which activity was certainly at a low ebb for much of the latter part of the
twentieth century, but which came into prominence again with new developments at
the turn of the twenty-first century.
final recorded appearance in a railway case seems to have been at the Public
Inquiry in November 2006 on the Glounthaune-Midleton Rail Project, when he
addressed the Inquiry on behalf of Coras Iompair Éireann, the applicant for the
was also a long-standing and respected member of the Railway Preservation
Society of Ireland (RPSI). An enthusiastic volunteer over many years, he
assisted in the carriage department in both Mullingar and Dublin before in more
recent years becoming the regular ticket inspector on railtours. With his
tremendous knowledge of railway matters, and the contacts he built up over the
years with a large number of railway professionals, John proved to be a great
ambassador for the RPSI. There were few stations on the IÉ network where he
wasn't known to staff. With these contacts a warm welcome for a railtour and its
participants was assured.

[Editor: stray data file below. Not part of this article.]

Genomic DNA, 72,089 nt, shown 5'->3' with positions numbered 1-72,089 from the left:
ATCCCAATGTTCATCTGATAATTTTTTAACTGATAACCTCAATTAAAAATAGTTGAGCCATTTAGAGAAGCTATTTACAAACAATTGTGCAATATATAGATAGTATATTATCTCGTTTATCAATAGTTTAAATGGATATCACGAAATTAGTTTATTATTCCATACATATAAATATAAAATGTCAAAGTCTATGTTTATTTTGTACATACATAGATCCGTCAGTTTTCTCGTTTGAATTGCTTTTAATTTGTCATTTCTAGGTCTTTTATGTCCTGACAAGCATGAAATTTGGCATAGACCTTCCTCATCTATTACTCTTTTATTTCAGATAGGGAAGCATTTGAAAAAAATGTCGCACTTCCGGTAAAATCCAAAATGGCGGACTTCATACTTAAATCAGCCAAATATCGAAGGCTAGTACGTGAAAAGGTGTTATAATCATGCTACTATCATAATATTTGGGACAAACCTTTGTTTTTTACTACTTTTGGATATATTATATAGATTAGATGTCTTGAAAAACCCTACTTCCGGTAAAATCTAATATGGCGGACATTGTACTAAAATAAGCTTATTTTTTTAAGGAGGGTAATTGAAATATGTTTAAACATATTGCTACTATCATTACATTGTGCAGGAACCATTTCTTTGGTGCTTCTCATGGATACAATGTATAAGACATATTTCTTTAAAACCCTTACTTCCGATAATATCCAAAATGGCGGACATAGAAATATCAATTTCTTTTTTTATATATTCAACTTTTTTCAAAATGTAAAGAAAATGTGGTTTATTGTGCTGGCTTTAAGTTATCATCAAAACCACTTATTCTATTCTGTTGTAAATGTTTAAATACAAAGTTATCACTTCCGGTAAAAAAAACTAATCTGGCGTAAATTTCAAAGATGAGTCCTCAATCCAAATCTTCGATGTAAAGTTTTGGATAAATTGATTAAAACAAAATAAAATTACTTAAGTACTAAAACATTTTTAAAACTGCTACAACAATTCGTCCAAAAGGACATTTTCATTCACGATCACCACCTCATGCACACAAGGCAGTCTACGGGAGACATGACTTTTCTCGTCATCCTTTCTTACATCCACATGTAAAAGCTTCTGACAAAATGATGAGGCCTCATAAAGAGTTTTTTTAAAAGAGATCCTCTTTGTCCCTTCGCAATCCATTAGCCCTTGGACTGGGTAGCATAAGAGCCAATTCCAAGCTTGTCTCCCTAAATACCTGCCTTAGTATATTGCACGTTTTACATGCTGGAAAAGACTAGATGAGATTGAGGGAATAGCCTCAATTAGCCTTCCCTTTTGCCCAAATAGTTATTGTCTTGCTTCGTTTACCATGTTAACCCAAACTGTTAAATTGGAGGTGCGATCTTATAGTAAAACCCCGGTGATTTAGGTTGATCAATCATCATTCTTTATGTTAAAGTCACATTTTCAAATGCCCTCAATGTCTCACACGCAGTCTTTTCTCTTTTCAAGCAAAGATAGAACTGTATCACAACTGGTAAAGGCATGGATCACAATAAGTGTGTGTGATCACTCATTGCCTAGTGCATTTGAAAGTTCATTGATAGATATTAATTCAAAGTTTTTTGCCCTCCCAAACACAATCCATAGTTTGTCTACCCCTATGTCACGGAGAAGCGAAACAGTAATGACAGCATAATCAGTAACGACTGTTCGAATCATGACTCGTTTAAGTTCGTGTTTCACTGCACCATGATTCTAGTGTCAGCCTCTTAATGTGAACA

in advancing years when he had passed the ticket clipper to a new generation,
John remained a regular traveller on railtours - always ready to offer advice,
reflecting on past times, or just enjoying himself. The RPSI has lost a
dedicated and most valuable member. DH/JMcK
was a short-lived venture for the years 1962 to 1964, under which Society
Matters and Current Developments were recorded separately from the Journal,
which was then half-yearly. The
Bulletins appeared also half-yearly, between the Journals. Bulletins ceased when
the Journal moved to three times a year publication from February 1965.
French died suddenly and unexpectedly in London on 13 September 2016. Alan will
be known to many Dublin members as a regular attender and researcher at the
Tuesday Library nights. At the time of his death, Alan was nearing completion of
his first paper for the Society, and it is hoped to publish this in due course.
Memorial Service for Alan was held at St. Paul's Church, Glenageary on 4
February 2016, at which the Society was represented.
extend our sympathy to Alan’s wife, Sarah, and to Alan’s sisters and
Copyright © 2017 by Irish
Railway Record Society Limited